It turned out to be a piece of crap. You get what you pay for. I got terrible service, bad signal, bad syncing and having to restart the damn thing on a weekly basis. Then I just got tired of it. And I got this.
Night and day? Yeah. It has solved all of my connectivity issues. All of them. Highly recommended.
Am I correct in thinking that the WiFi extender is a separate element so if I was to have my wife Netflix TV in the bedroom it would have to point to a new WiFi point and not the original? Does this device have to be wired the Router that is located in the living room?
You could name the extender with the same SSID and hope that your devices roam correctly between them. But if you’re doing it for a TV (which presumably doesn’t move around), then I’d go with the suggesting of naming the extender a separate name.
Most extender are WiFi (though they often have ethernet ports to be wired in) connected to the base router. If you use it in WiFi mode, it does essentially cut the speed in half.
An alternative is to switch to a mesh network system, which is essentially integrated, more efficient extenders.
Wifi extension in the enterprise is called, “mesh,” and you can look for APs that create the same.
The tip is that the access point needs more than a single radio within a frequency. What’s done is it allows the extra radio to be used as a link from one access point to the other, aka backhaul, while the other radios perform the standard access point job allowing you to connect in an area that had low coverage.
Google and a few other vendors offer wireless sets of APs that do this, you should be able to find them now without issue.
I would also recommend if you are within the same household, consider powerline ethernet, which essentially is a pair of devices that led you use your household electrical wiring as the, “wire,” from one room to a distant room, and thereby plug in a STANDARD access point in the other room, allowing wireless roaming through the house.
Cheap wifi extenders do neither, and will use a the pair of standard radios (2.4 and 5Ghz) to connect as a CLIENT, back to your master access point. What this does is immediately cut in half all speed through that extender, since it has to both allow and talk to clients local to it, but also then transfer that traffic to the master AP, thus halving the speed through the same frequencies.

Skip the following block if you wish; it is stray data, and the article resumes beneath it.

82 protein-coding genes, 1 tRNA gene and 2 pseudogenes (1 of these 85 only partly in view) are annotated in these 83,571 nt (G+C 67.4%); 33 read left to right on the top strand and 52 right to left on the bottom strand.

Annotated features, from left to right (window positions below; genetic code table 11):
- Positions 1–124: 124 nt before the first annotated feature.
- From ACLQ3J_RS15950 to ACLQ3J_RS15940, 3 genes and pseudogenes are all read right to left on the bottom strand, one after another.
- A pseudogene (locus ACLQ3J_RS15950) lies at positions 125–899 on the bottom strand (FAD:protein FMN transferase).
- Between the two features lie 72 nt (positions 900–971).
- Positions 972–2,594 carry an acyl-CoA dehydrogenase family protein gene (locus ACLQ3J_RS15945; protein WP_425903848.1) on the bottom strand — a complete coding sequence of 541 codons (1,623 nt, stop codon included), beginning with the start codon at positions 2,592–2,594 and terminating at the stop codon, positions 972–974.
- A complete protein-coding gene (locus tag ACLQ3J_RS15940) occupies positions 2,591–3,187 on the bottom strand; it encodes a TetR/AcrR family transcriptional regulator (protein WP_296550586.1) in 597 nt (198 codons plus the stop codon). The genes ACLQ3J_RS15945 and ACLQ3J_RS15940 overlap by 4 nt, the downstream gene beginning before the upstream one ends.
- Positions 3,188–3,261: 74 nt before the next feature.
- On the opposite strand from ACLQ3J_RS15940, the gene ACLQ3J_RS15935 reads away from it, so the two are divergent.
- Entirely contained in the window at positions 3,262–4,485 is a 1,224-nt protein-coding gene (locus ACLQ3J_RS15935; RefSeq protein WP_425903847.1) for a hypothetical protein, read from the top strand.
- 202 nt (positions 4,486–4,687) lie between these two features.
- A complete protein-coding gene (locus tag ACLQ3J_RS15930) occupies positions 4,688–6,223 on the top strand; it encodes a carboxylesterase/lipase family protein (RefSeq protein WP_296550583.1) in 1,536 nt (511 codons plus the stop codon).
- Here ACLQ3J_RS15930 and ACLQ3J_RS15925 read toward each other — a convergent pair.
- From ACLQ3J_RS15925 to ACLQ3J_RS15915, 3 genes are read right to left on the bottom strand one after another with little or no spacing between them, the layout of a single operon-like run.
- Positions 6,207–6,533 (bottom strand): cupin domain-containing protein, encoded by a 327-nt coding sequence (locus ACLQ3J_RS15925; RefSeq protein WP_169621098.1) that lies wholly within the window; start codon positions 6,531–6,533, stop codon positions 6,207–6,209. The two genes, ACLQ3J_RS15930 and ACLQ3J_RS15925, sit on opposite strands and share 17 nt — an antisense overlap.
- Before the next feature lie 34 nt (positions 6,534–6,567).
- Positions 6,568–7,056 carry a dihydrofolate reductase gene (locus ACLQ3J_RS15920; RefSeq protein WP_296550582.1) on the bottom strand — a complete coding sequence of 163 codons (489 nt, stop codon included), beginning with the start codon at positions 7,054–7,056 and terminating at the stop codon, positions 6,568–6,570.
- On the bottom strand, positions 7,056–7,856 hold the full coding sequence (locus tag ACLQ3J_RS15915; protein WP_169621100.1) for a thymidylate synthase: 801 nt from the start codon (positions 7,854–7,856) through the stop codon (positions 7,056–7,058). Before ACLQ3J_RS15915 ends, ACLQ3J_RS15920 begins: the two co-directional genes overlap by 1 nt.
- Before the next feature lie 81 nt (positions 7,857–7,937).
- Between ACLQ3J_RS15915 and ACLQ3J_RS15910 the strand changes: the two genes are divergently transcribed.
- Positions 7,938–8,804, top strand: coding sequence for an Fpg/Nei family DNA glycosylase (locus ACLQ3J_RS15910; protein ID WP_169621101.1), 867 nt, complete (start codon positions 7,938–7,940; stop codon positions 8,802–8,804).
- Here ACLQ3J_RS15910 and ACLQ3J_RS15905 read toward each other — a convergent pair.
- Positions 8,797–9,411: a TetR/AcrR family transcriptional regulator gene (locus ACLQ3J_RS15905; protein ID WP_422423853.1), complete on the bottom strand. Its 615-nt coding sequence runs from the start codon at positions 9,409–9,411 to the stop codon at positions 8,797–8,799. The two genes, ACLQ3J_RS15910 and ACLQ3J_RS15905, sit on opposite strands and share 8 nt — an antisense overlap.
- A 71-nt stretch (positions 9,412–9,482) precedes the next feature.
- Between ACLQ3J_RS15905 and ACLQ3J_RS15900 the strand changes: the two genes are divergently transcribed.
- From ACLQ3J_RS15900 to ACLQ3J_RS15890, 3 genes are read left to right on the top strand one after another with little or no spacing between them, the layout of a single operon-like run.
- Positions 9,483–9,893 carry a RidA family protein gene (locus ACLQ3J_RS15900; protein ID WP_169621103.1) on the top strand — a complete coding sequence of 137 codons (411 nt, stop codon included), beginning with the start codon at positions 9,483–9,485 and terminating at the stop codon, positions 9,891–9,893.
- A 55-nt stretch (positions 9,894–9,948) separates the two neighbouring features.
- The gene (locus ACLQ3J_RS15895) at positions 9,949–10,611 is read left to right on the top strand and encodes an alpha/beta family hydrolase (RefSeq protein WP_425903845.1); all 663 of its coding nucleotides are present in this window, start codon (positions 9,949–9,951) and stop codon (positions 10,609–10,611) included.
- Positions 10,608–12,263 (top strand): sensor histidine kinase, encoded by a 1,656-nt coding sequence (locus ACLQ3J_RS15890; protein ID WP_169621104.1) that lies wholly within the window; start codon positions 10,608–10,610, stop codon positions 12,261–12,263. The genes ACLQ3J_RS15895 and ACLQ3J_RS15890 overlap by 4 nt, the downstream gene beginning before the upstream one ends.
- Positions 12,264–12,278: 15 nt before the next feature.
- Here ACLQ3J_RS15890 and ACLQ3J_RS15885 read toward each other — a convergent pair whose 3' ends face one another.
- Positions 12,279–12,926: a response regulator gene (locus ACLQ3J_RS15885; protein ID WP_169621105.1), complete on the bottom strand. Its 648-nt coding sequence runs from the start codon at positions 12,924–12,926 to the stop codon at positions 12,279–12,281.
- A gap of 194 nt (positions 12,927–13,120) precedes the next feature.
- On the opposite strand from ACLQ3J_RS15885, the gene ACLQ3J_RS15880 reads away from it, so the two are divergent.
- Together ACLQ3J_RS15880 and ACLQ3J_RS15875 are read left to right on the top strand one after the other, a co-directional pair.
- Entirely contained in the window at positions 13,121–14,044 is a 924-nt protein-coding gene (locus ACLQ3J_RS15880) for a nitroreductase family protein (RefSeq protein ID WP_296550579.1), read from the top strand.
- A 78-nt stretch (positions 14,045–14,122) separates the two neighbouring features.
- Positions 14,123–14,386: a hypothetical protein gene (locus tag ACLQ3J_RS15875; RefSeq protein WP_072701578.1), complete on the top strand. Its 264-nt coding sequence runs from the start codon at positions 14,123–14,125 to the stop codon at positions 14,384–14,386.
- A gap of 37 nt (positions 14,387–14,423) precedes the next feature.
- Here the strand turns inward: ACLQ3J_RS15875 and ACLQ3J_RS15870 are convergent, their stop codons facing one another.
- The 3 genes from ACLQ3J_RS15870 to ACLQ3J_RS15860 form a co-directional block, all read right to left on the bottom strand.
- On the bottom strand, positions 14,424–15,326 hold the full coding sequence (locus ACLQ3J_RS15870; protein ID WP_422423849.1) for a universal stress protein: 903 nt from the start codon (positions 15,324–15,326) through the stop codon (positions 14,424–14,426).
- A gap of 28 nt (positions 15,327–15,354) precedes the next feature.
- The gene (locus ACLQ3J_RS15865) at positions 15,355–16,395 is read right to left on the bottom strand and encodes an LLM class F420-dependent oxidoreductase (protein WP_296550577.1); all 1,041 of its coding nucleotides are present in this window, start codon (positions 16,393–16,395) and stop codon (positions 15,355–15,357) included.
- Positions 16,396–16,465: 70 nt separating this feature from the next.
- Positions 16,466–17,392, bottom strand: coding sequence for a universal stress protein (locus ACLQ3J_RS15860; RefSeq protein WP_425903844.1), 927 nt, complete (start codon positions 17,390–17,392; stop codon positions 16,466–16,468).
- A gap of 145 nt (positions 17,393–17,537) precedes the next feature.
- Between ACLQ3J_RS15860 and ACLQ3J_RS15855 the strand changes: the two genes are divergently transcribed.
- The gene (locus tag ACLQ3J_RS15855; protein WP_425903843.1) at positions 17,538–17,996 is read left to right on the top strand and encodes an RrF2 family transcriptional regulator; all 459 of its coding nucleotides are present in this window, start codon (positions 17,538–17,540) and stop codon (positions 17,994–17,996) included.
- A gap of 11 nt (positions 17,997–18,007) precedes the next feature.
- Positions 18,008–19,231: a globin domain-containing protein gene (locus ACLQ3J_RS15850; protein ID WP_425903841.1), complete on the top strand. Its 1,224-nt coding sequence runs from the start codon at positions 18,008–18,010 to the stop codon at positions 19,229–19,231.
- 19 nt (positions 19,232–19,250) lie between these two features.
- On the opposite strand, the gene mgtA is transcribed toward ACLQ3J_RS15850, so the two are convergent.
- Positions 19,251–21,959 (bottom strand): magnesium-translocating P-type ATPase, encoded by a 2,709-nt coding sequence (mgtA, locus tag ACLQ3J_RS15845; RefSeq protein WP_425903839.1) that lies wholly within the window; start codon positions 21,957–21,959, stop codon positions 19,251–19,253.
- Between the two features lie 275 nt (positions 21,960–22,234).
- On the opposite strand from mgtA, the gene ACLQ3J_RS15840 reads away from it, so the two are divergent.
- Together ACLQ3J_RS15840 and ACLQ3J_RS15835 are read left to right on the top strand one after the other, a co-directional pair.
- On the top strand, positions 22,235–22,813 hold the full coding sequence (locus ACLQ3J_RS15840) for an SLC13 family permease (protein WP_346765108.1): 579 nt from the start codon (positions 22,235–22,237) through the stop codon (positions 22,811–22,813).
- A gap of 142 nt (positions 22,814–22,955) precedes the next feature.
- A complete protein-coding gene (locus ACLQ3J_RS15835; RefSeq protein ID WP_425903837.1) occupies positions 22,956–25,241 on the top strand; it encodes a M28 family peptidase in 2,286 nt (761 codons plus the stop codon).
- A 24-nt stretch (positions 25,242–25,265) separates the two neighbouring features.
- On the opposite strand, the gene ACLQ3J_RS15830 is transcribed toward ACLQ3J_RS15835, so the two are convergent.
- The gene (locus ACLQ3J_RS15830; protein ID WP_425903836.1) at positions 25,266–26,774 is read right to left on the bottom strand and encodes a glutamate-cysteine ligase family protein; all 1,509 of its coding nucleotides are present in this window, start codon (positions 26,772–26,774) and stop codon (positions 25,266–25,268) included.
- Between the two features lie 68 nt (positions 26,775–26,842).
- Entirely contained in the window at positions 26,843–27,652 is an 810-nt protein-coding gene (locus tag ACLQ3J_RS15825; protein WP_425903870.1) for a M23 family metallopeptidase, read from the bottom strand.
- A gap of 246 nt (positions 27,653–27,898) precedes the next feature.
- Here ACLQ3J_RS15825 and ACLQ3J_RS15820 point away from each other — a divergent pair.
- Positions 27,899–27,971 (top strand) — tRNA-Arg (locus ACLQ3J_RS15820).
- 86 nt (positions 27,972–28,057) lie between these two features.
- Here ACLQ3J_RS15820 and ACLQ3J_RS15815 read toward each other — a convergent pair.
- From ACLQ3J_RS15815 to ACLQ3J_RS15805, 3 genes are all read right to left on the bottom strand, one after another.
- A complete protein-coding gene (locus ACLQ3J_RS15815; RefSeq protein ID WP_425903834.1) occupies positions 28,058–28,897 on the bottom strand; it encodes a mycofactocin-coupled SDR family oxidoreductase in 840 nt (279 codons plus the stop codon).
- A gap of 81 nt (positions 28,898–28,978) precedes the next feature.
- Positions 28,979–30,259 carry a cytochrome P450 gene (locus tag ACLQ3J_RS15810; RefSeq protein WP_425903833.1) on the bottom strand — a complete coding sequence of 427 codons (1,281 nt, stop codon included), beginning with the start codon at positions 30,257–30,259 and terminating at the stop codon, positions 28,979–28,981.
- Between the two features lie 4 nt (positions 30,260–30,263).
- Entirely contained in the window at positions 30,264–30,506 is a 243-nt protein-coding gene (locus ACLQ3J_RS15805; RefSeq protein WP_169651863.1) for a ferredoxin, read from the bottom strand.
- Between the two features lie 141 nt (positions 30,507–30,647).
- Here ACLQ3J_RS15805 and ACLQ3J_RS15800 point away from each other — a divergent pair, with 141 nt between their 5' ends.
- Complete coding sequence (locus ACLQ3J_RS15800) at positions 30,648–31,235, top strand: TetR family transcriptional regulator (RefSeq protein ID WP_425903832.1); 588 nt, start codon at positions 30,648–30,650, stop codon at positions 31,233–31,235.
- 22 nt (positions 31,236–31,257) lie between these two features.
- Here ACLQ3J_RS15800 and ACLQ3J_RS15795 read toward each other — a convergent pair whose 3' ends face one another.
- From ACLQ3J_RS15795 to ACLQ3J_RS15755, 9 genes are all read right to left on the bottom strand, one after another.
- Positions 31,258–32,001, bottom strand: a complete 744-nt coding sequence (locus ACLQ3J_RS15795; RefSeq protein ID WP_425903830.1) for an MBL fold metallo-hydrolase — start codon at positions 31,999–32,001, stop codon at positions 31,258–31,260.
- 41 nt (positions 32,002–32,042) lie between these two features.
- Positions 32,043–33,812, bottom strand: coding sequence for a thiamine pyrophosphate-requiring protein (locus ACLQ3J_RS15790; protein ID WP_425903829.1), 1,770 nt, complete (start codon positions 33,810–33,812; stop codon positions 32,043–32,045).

Summary: stay away from the terms, “repeater,” or, “extender.” Go with terms like, “mesh.”
I will put in a plug for the Asus Zen Wifi AX. Replaced my (Verizon-provided) router with one in the basement and one upstairs and it was plug-and-play and works fantastically. Not cheap, though, IIRC $400 for the two units. But supposedly future-proofed through the next round of WiFi standards.
I’ve had the Netgear Orbi mesh system for the past five years and it’s been an extremely reliable router. I keep thinking it’s time to upgrade to Wifi 6 or 6e, but I rarely have an instance where I wish wifi were faster. At this point, I’ll wait for Wifi 7.
Newer units are faster, some at 2000Mbps and above, but yep they can be finicky. But they might be a good solution for someone that already has another access point though. Mesh is the way forward though. I have three APs meshed right now at the house, no issues. However I keep my main unit which is connected with cable right at our large screen TV that sees the most use, thus the largest bandwidth is wired from that equipment out to the internet. The remote bedroom TVs work fine via wireless, but it’s not something I would want to test with 4K all the time.
Air Link has trouble working with mesh networks. It’s called out in their FAQs (as a best practice: non-mesh) and there are all types of attempted work arounds on reddit, none of which work for me unfortunately.